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Biden, like Trump, embraces the ‘Buy American’ folly

Yet another president doubles down on Herbert Hoover’s disastrous policy.

Thomas Pajot/A

In his first weeks as president, Joe Biden has been busily undoing much of his predecessor’s legacy. On issues ranging from climate to abortion to immigration, Biden has signed executive orders and proposed new regulations aimed at reversing Donald Trump’s policies. But when it comes to one of Trump’s most damaging economic obsessions — his “Buy American” agenda — Biden is following in Trump’s footsteps.

Trump was the most protectionist president of modern times. Hostility to free trade was a key theme of his 2016 presidential campaign and of his inaugural address. “We must protect our borders from the ravages of other countries making our products, stealing our companies, and destroying our jobs,” he declared. “Protection will lead to great prosperity and strength. . . . We will follow two simple rules: Buy American, and hire American.”


He was wrong. His protectionist policies failed. Yet now comes Biden, and he vows to go even further.

On Jan. 25, the president issued directives toughening Trump’s policy of requiring the federal government to buy US-made products. Biden’s orders, as summarized by the White House, impose higher hurdles for imported components used in US manufacturing and direct government agencies to “crack down on unnecessary waivers” — i.e., to allow fewer federal agencies to procure foreign-made goods when they determine that a preference for American products would not be in the public interest.

But “buy American” mandates, though popular with the public, are never in the public interest.

The idea that the federal government should be compelled to buy its products and supplies from US producers and suppliers dates back to the Great Depression. On his last full day as president, in 1933, Herbert Hoover signed the protectionist Buy American Act, which required government agencies to give preference to domestic goods for all contracts above a $10,000 threshold. Supporters of the law argued that it would strengthen American industry, fuel job creation, and boost the fortunes of American workers.


The same argument is still being made by advocates of “buy American” policies. Biden’s new orders, said the White House, “will ensure that the federal government is investing taxpayer dollars in American businesses — both small and large. These investments will help create well-paid, union jobs, and build our economy back better so that everybody has a fair shot at the middle class.”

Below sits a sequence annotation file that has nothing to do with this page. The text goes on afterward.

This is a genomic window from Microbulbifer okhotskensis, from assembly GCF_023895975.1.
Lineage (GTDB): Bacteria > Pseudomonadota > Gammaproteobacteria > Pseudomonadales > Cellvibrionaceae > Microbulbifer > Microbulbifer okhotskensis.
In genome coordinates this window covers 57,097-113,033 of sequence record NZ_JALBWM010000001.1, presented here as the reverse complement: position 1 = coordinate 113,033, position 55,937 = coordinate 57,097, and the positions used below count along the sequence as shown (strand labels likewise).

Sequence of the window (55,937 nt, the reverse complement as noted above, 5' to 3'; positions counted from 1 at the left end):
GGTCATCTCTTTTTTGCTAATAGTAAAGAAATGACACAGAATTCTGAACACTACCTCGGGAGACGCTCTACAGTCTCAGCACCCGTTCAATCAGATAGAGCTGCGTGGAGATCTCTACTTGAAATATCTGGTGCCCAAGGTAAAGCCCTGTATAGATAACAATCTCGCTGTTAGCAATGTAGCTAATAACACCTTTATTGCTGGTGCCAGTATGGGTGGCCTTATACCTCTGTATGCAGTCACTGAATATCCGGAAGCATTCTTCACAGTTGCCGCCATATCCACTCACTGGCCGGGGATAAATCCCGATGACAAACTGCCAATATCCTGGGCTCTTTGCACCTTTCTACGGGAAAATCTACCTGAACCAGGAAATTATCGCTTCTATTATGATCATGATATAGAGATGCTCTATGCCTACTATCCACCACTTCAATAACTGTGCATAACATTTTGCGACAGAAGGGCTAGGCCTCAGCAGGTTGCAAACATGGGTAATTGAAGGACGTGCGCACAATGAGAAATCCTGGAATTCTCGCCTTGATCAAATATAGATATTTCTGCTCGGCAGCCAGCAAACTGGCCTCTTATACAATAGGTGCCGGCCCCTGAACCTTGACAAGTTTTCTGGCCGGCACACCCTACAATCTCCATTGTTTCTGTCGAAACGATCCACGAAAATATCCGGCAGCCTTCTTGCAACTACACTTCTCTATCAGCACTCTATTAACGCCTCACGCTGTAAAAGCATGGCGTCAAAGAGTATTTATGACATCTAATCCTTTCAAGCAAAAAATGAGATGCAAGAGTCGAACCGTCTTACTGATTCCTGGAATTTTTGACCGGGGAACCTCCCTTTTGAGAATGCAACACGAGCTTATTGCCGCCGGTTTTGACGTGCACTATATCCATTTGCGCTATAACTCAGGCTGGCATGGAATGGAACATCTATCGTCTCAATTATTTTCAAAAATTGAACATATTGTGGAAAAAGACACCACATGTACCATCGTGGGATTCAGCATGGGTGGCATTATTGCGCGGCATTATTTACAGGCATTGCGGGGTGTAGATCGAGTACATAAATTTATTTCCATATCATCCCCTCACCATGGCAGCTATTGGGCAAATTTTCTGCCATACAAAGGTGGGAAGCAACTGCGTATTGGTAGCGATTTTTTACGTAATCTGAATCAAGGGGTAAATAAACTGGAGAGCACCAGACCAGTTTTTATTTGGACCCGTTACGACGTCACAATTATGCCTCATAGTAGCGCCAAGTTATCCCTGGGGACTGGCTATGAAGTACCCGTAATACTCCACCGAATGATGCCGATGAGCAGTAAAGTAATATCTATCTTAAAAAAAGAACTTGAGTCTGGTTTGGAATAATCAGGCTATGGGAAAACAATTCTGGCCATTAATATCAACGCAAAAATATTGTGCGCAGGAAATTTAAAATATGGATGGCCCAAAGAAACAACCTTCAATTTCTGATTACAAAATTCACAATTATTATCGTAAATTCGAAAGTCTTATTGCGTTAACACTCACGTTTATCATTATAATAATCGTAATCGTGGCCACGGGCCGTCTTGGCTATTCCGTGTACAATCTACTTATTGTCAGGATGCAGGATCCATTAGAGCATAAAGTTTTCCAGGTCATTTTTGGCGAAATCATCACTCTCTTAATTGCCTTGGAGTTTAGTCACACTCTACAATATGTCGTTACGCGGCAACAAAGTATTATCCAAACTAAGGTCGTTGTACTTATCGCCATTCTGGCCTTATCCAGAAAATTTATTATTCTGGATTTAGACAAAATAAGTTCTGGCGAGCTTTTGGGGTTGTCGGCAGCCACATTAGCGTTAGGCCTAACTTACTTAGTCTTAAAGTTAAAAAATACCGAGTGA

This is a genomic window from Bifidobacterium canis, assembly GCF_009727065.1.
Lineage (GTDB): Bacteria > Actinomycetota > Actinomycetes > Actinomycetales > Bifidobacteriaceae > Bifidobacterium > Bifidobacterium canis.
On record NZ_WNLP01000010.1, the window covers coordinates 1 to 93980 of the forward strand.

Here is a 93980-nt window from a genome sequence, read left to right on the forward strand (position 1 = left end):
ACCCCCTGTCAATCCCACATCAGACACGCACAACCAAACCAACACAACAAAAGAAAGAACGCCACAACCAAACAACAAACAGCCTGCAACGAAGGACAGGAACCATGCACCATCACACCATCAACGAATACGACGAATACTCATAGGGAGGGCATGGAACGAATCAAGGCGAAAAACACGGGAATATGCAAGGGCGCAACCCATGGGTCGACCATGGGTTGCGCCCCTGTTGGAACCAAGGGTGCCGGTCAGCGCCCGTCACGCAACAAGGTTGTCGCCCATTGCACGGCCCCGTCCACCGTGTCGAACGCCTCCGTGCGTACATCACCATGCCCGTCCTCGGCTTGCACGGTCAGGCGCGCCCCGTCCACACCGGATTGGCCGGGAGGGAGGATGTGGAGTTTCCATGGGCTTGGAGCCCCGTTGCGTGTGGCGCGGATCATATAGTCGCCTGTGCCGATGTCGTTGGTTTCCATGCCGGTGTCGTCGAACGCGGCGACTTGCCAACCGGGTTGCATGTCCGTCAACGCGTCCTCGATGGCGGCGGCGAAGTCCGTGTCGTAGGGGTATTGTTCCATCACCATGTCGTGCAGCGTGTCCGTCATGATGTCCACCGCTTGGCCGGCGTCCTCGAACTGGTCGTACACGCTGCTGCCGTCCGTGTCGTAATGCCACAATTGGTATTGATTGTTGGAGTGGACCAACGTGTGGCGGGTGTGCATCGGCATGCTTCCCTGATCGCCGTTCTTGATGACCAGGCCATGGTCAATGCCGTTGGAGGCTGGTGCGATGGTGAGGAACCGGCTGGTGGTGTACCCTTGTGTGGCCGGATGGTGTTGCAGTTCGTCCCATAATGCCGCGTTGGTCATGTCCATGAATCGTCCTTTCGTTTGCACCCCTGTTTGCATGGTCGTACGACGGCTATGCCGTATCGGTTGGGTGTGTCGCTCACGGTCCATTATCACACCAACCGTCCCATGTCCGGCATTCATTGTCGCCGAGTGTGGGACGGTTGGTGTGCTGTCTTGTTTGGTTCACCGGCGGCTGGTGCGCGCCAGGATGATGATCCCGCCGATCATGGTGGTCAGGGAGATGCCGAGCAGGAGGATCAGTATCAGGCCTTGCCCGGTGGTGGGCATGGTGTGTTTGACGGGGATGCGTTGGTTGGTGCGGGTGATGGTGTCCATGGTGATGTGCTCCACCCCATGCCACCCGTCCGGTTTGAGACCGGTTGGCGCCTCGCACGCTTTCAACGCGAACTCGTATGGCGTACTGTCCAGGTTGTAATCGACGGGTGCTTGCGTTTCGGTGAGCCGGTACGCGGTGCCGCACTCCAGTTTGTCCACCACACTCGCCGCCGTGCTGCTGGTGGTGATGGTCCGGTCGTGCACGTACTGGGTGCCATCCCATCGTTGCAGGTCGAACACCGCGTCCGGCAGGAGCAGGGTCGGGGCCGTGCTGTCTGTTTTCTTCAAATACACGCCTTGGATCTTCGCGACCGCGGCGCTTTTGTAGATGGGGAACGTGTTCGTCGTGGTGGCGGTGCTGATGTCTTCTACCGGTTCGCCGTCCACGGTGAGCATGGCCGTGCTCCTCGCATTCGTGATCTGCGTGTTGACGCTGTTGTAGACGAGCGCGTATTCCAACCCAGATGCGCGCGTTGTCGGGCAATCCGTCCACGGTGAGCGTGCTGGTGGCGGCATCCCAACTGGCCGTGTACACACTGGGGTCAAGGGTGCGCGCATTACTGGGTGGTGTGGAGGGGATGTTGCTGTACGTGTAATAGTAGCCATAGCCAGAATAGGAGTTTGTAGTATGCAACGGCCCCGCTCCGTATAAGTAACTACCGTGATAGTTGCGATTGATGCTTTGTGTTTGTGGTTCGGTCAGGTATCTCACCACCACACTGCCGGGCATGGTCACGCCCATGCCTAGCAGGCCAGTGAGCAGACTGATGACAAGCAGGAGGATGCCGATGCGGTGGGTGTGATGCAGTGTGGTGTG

That may sound patriotic and reasonable. But the effect of Hoover’s law, and myriad subsequent domestic-preference statutes and regulations, has been to drive up the cost of goods and services bought with public funds and prevent jobs from being created. According to one scholarly estimate, scrapping “buy American” restrictions would add $22 billion to the US economy and generate an estimated 363,000 new jobs. Another analysis, by the Peterson Institute for International Economics, calculates that “the annual taxpayer cost for each US job arguably ‘saved’ by made-in-America [rules] probably exceeds $250,000.”

There is a superficial appeal to the notion that US procurement dollars should be reserved whenever possible for US producers. But like a lot of superficially appealing notions, it doesn’t hold up to scrutiny. No one would ever insist that officials in Cambridge or Worcester be compelled to buy equipment and materials only from vendors and producers located within their municipal borders. After all, there are so many more options — often less expensive options, higher-quality options, or more reliable options — to be found in other towns. It would be equally absurd to insist that Massachusetts agencies be barred from contracting with firms in Ohio or California. Economic well-being doesn’t come from locking up trade behind local or state boundaries, but from expanding it beyond those boundaries. What is true of neighborhoods, cities, and states is equally true of nations.


Protectionist mandates deprive American taxpayers of the benefits that come from access to worldwide supply chains and the broadest possible competition. By sheltering domestic producers from competitors abroad, “buy American” rules reduce the pressure on those producers to innovate, improve quality, and become more efficient. Rare is the business that is capable of achieving sustained excellence, or of remaining at the cutting edge of its industry, if it never has to face challengers.

Those entrusted with taxpayer dollars should be required not to “buy American,” but to buy wisely — to get the highest quality at the most reasonable cost. When American-made products meet that standard, by all means buy them. When imports are available at higher quality and lower cost, that is where taxpayer dollars should go. Surely Biden would agree that Herbert Hoover’s policies have done enough harm. This is no time to double down on them.

Jeff Jacoby can be reached at jeff.jacoby@globe.com. Follow him on Twitter @jeff_jacoby. To subscribe to Arguable, his weekly newsletter, visit bitly.com/Arguable.